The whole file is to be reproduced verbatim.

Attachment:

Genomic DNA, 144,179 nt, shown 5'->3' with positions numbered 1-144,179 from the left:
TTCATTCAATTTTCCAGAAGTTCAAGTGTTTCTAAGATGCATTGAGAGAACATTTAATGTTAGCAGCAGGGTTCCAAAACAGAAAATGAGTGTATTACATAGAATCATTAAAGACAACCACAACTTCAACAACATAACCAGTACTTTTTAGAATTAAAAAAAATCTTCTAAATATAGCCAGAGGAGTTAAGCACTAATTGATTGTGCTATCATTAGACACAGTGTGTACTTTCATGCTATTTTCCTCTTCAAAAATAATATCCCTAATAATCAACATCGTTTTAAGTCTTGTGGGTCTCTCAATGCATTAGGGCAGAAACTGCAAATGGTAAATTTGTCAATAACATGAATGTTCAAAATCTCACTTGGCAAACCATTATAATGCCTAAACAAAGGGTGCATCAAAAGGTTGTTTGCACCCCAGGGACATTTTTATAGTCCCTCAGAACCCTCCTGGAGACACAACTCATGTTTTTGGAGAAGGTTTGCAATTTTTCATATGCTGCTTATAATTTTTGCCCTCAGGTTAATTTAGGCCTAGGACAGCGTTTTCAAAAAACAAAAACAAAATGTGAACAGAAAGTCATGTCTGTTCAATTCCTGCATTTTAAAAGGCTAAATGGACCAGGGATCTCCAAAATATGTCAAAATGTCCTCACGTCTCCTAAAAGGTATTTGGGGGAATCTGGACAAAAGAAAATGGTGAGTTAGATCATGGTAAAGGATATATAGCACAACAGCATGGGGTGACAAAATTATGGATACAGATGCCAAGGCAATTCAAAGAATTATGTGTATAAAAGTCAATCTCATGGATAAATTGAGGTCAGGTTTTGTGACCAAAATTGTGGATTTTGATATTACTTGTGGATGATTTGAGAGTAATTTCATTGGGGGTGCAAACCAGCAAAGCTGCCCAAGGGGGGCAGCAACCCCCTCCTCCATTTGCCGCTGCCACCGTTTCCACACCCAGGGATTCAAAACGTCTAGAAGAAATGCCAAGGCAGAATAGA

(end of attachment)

Genomic DNA, 144,179 nt, shown 5'->3' with positions numbered 1-144,179 from the left:
TTCATTCAATTTTCCAGAAGTTCAAGTGTTTCTAAGATGCATTGAGAGAACATTTAATGTTAGCAGCAGGGTTCCAAAACAGAAAATGAGTGTATTACATAGAATCATTAAAGACAACCACAACTTCAACAACATAACCAGTACTTTTTAGAATTAAAAAAAATCTTCTAAATATAGCCAGAGGAGTTAAGCACTAATTGATTGTGCTATCATTAGACACAGTGTGTACTTTCATGCTATTTTCCTCTTCAAAAATAATATCCCTAATAATCAACATCGTTTTAAGTCTTGTGGGTCTCTCAATGCATTAGGGCAGAAACTGCAAATGGTAAATTTGTCAATAACATGAATGTTCAAAATCTCACTTGGCAAACCATTATAATGCCTAAACAAAGGGTGCATCAAAAGGTTGTTTGCACCCCAGGGACATTTTTATAGTCCCTCAGAACCCTCCTGGAGACACAACTCATGTTTTTGGAGAAGGTTTGCAATTTTTCATATGCTGCTTATAATTTTTGCCCTCAGGTTAATTTAGGCCTAGGACAGCGTTTTCAAAAAACAAAAACAAAATGTGAACAGAAAGTCATGTCTGTTCAATTCCTGCATTTTAAAAGGCTAAATGGACCAGGGATCTCCAAAATATGTCAAAATGTCCTCACGTCTCCTAAAAGGTATTTGGGGGAATCTGGACAAAAGAAAATGGTGAGTTAGATCATGGTAAAGGATATATAGCACAACAGCATGGGGTGACAAAATTATGGATACAGATGCCAAGGCAATTCAAAGAATTATGTGTATAAAAGTCAATCTCATGGATAAATTGAGGTCAGGTTTTGTGACCAAAATTGTGGATTTTGATATTACTTGTGGATGATTTGAGAGTAATTTCATTGGGGGTGCAAACCAGCAAAGCTGCCCAAGGGGGGCAGCAACCCCCTCCTCCATTTGCCGCTGCCACCGTTTCCACACCCAGGGATTCAAAACGTCTAGAAGAAATGCCAAGGCAGAATAGA